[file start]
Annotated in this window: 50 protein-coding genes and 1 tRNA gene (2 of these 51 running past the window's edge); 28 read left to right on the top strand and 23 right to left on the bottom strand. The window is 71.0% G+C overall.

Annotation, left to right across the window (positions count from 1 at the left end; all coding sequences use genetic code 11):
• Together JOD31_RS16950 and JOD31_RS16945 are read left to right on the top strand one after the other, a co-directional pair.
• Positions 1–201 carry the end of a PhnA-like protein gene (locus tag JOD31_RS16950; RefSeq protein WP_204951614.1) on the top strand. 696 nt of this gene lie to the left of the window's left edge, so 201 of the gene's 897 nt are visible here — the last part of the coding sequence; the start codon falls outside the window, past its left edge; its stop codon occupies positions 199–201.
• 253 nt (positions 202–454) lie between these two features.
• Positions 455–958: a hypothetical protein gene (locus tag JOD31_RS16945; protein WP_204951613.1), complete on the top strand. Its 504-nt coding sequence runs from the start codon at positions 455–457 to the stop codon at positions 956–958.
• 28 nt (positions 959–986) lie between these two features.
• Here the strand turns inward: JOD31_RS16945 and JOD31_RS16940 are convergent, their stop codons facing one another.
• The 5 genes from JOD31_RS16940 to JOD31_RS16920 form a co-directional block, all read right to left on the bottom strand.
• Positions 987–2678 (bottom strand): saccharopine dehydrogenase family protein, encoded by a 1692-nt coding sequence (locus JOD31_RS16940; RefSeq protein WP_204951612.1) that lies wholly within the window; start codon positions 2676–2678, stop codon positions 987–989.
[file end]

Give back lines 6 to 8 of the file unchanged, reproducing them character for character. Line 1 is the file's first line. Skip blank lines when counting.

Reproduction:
• Positions 455–958: a hypothetical protein gene (locus tag JOD31_RS16945; protein WP_204951613.1), complete on the top strand. Its 504-nt coding sequence runs from the start codon at positions 455–457 to the stop codon at positions 956–958.
• 28 nt (positions 959–986) lie between these two features.
• Here the strand turns inward: JOD31_RS16945 and JOD31_RS16940 are convergent, their stop codons facing one another.